relates to the servicing process. Mr. Pickel did not testify
to the substance or merits of the PWP program-just that, in
his opinion, Plaintiffs were overcharged. Once again, this is
an issue that goes to weight not admissibility, and
Defendants remain free to cross-examine Mr. Pickel based his
also contend that Mr. Pickel's opinions are unreliable
because he fails to specify the interest rate impact of
various overcharges and credits payments. This is a central
issue throughout the motion. They argue that “Mr.
Pickel cannot, on one hand, state that he could not reconcile
how interest and fees were calculated and applied and, on the
other hand, provide expert testimony regarding how
Plaintiffs' were allegedly damaged by application of the
same interest and fees.” Doc. 601 at 7. Finally, they
point out several concessions Mr. Pickel made at his
deposition regarding various overcharges.
Court agrees that Mr. Pickel did not give a specific figure
on this issue because of his inability to comprehend the full
servicing history based on the information that was given.
And, therefore, any specific damage calculation on this issue
(even an estimate) appears to be beyond the scope of his
report. But he has relevant, reliable, and helpful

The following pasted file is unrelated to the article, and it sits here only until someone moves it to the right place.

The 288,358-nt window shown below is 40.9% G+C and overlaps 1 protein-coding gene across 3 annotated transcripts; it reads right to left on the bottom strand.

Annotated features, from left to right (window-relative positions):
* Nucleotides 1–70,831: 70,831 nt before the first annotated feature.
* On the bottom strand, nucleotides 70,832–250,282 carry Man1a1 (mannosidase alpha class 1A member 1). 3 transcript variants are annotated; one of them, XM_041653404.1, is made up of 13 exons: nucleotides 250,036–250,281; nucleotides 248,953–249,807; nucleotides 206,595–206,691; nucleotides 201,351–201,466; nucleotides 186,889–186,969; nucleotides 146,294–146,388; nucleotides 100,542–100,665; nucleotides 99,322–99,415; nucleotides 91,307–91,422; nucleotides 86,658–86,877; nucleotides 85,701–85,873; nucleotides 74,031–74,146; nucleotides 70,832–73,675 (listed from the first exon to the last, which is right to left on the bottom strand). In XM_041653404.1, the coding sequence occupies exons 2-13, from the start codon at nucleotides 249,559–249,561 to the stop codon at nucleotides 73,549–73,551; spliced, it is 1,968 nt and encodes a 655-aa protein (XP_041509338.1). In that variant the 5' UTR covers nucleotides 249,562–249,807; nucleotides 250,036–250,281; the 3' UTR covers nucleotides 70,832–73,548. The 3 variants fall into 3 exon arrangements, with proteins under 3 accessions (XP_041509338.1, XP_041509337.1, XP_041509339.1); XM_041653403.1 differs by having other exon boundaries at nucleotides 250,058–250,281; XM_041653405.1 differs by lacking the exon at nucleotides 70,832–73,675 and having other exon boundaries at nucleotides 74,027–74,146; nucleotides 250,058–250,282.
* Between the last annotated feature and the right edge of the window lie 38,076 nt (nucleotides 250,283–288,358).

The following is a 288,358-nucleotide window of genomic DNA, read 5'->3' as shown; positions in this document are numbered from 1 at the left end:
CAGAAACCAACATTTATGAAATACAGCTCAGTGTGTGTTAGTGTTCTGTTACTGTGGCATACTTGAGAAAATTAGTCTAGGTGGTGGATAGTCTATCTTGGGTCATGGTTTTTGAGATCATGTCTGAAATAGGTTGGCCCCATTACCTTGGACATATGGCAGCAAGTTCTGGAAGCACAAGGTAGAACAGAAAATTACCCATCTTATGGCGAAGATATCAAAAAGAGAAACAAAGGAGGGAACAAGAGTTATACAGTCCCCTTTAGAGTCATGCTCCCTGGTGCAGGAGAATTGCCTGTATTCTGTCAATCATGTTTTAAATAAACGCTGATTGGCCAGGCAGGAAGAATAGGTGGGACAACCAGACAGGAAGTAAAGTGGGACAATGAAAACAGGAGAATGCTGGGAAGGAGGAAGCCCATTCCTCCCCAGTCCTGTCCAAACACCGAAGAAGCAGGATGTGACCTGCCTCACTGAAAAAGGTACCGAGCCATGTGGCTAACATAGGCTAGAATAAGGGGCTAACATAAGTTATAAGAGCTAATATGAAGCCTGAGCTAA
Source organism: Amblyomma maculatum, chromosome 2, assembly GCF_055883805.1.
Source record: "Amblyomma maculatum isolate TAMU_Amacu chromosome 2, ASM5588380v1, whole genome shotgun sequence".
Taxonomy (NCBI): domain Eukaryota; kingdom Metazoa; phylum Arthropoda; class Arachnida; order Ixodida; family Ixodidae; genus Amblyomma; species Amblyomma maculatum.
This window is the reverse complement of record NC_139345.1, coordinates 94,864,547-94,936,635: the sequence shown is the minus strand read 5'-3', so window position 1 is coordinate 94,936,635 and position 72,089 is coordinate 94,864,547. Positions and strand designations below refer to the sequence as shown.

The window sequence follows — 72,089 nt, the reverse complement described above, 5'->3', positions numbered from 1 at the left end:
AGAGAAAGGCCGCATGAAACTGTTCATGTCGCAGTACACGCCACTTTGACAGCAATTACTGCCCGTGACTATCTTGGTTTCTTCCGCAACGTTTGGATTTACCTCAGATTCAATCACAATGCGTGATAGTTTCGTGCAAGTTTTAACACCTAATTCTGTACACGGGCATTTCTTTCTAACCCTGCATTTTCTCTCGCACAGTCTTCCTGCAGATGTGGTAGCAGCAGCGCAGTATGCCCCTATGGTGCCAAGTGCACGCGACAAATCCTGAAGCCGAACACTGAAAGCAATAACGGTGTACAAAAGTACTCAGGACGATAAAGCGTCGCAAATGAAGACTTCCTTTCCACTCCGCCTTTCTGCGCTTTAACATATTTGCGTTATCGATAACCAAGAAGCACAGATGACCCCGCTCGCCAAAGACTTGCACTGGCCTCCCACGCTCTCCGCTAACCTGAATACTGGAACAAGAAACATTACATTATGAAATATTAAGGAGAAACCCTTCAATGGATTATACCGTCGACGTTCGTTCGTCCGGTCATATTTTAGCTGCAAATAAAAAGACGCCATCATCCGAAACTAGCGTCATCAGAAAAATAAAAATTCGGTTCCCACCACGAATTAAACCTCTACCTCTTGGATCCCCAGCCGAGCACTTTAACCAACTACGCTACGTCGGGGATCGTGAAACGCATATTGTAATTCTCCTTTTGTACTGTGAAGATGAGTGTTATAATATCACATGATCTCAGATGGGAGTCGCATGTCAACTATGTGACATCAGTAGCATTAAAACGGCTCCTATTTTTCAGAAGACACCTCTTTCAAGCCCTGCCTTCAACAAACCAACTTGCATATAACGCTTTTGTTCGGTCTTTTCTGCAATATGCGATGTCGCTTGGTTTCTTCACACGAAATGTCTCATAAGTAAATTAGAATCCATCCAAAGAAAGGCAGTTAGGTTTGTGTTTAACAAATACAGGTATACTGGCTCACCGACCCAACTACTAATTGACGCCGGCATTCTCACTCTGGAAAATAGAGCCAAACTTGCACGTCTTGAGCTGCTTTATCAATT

information on the issue of liability. This information is
properly disclosed, and liability is an issue to be proven
wholly aside from damages. Specifically, Mr. Pickel opines
that Defendants overcharged Plaintiffs, which would
constitute breach of contract. He explains how he reached
this opinion in his report and provides examples. The jury
may evaluate the weight to be accorded this opinion given Mr.
Pickel's method and his resulting uncertainty on damages.
third and final issue, Defendants contend Mr. Pickel's
opinions are not helpful because he does not reach a
conclusion on Plaintiffs' damages. An expert's
testimony must be “sufficiently tied to the facts of
the case that it will aid the jury in resolving a factual
dispute.” United States v. Garcia, 635 F.3d
472, 476 (10th Cir. 2011) (quoting Daubert, 509 U.S.
at 591). As discussed above, liability and damages are
separate issues. Mr. Pickel opines on several liability
issues and, although more limited, on some damages issues.
The Court finds that Mr. Pickel's opinions are helpful to
the jury on these issues and, more generally, because
servicing records, the crediting of payments to principal and
interest, and the impact of delayed credit for payments are
all not likely within the “common knowledge and
experience” of the average juror. Garcia, 635
F.3d at 476 (quoting United States v.
Rodriguez-Felix, 450 F.3d 1117, 1123 (10th Cir. 2006)).
For the foregoing reasons, the Court grants in part and
denies in part Defendants' motion.